It was gazetted as the Bwabwata National Park in 2007 and incorporated the former Mahango Game Reserve. The park has had a chequered history as it was declared a military area by the South African Defence Force during Namibia’s war of liberation. It was not until after Independence in 1990 that the park could be properly run as a conservation area.
Natural Features: Low vegetated sand dunes with old drainage lines (omurambas) in between. The Okavango River in the west and the Kwando River in the east.
Vegetation: Broad-Leafed Kalahari Woodland with trees such as Zambezi Teak and false Mopane on the sandy areas, and Camel-Thorn And Leadwood in the Omurambas. Reeds and papyrus occur on the Floodplains, which are lined with trees such as Jackal-Berry, Mangosteen, Knob Thorn and Makalani Palm.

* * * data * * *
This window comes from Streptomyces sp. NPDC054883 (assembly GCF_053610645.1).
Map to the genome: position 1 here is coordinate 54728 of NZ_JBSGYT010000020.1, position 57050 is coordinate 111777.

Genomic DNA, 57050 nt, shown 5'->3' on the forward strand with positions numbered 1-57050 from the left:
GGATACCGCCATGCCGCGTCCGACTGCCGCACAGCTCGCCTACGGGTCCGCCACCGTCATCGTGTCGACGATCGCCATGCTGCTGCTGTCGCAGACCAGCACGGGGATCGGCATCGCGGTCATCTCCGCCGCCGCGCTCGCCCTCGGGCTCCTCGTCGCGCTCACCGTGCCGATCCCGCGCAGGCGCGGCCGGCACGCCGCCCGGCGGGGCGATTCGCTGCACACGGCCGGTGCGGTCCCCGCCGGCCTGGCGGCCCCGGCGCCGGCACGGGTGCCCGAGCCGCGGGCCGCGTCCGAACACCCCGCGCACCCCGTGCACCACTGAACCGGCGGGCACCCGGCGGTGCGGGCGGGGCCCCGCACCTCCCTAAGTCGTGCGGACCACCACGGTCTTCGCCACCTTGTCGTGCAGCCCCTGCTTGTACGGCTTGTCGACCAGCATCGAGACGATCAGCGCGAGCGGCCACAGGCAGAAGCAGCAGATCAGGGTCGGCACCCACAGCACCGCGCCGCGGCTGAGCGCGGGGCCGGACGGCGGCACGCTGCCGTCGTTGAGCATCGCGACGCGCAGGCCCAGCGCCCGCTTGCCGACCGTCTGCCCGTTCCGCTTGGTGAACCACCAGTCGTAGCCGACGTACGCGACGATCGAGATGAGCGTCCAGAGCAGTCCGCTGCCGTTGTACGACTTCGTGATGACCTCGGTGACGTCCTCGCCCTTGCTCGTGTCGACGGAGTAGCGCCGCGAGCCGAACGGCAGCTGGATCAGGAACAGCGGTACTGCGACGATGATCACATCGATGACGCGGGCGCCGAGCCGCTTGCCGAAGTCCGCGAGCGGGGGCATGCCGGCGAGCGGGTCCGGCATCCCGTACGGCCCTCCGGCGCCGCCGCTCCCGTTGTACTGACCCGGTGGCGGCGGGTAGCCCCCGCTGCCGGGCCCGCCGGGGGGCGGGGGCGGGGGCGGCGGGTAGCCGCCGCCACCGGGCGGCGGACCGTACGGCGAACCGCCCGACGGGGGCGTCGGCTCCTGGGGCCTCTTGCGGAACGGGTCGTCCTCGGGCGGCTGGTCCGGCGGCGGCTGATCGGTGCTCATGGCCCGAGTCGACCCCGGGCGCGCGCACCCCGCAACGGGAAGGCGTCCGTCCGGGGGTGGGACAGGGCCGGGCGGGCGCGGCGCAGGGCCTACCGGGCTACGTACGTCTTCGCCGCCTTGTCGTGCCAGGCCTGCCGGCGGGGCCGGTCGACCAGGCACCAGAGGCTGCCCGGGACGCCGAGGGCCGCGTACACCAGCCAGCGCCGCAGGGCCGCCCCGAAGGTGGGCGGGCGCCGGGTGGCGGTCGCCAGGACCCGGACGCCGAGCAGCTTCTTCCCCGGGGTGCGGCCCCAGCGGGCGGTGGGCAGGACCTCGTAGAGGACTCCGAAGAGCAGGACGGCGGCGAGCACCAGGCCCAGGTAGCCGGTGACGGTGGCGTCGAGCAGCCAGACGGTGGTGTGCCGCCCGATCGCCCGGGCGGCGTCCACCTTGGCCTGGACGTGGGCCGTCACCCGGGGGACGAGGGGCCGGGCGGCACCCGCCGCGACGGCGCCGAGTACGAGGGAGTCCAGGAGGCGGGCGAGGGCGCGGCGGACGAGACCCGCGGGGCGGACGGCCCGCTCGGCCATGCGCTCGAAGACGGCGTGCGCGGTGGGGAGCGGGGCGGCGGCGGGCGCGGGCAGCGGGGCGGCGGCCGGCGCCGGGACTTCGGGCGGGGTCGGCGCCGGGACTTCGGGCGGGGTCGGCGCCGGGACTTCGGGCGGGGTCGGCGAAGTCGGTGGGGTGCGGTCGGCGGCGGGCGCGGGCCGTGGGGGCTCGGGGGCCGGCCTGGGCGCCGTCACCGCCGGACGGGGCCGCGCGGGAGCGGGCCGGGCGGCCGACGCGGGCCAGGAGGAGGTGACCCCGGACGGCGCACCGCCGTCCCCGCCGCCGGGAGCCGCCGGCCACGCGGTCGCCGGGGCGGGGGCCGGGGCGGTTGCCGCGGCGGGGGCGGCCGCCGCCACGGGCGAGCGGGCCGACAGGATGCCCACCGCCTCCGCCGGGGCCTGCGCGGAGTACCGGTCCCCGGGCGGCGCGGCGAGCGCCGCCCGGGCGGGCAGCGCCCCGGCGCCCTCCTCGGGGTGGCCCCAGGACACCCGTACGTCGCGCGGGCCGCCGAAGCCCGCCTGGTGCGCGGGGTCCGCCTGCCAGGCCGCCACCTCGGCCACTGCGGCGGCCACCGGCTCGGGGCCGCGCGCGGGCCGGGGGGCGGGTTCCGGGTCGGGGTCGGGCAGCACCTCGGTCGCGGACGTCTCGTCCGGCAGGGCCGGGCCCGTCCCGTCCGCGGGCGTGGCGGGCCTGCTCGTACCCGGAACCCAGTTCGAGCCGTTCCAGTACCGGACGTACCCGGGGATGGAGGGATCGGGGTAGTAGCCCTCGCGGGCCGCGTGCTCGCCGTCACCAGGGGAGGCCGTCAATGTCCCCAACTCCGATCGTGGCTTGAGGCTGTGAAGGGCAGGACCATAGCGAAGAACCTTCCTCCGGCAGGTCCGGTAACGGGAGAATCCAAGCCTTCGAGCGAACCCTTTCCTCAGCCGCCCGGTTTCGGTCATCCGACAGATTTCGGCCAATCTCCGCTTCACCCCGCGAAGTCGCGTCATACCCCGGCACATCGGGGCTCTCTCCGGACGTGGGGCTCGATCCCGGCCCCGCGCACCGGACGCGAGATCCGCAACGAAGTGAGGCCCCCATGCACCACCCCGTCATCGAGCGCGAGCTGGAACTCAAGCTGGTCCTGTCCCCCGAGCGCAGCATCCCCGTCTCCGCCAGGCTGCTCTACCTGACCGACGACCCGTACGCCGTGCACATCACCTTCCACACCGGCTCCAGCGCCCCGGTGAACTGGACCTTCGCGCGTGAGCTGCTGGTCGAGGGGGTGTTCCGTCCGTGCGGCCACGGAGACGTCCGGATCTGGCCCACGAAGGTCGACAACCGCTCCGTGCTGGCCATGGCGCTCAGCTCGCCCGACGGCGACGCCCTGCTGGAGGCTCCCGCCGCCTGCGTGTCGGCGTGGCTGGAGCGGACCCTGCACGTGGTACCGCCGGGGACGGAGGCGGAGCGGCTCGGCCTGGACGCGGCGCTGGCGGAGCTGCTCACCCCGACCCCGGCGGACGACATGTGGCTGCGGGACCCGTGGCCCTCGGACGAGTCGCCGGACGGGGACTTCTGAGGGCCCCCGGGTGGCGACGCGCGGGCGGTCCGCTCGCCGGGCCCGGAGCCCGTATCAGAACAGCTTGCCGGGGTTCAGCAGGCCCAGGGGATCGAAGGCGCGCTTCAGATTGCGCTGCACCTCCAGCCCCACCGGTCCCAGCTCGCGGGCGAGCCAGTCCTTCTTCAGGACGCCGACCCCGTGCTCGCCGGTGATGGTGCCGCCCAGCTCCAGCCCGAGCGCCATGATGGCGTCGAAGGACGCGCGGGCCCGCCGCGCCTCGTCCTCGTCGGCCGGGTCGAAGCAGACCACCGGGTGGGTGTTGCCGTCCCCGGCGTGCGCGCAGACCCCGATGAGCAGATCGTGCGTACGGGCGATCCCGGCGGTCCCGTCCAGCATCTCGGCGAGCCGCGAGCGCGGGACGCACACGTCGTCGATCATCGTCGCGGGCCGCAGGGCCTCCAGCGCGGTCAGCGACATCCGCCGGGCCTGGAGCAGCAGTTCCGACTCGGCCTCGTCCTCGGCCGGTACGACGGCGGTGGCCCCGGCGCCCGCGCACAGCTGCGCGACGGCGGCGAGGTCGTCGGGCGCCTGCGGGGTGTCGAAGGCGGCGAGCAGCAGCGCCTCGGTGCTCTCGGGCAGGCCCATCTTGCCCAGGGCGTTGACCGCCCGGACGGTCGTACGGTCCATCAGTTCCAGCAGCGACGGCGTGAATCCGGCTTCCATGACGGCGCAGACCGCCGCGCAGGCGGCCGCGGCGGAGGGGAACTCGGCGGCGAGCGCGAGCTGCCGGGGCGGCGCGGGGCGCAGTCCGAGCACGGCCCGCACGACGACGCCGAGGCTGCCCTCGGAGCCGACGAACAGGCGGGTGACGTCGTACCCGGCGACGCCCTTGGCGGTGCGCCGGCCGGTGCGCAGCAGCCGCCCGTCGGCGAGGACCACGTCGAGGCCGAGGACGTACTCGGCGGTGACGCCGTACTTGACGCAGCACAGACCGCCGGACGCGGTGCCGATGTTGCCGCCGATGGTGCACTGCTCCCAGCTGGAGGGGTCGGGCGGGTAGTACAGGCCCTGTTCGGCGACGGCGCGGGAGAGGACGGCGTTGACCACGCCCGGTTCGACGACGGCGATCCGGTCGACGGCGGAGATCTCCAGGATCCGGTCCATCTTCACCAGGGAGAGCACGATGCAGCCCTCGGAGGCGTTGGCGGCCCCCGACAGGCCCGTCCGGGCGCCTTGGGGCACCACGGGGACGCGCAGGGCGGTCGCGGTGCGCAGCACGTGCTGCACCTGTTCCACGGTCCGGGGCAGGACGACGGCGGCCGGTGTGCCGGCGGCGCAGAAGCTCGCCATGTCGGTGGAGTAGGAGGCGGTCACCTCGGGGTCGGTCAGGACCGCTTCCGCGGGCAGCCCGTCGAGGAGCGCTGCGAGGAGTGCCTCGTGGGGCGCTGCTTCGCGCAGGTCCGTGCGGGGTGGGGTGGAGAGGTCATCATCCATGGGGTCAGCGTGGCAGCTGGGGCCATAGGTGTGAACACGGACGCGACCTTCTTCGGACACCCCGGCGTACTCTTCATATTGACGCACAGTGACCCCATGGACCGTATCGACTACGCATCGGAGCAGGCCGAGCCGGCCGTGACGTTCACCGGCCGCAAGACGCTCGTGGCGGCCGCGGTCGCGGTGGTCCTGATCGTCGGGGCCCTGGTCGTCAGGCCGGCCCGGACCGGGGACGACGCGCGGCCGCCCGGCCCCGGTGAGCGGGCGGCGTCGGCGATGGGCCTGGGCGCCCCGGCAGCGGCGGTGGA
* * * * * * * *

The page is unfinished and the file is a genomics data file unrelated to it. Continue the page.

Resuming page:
Wildlife: Large concentrations of Elephant and Buffalo, also Sable and Roan Antelope occur in the park. Main predators include Lion, Leopard, Cheetah and Hyaena. Bwabwata is one of the last refuges of the wild dogs in Namibia. Common Reedbuck, Red lechwe, Sitatunga and Hippo occur along the rivers. Birds include Wattled Crane, African Skimmer, Western- banded Snake Eagle, Wood Owl, Pel’s Fishing Owl, Narina Trogon, Cape Parrot, and both Red-billed and Yellow-billed Oxpeckers.
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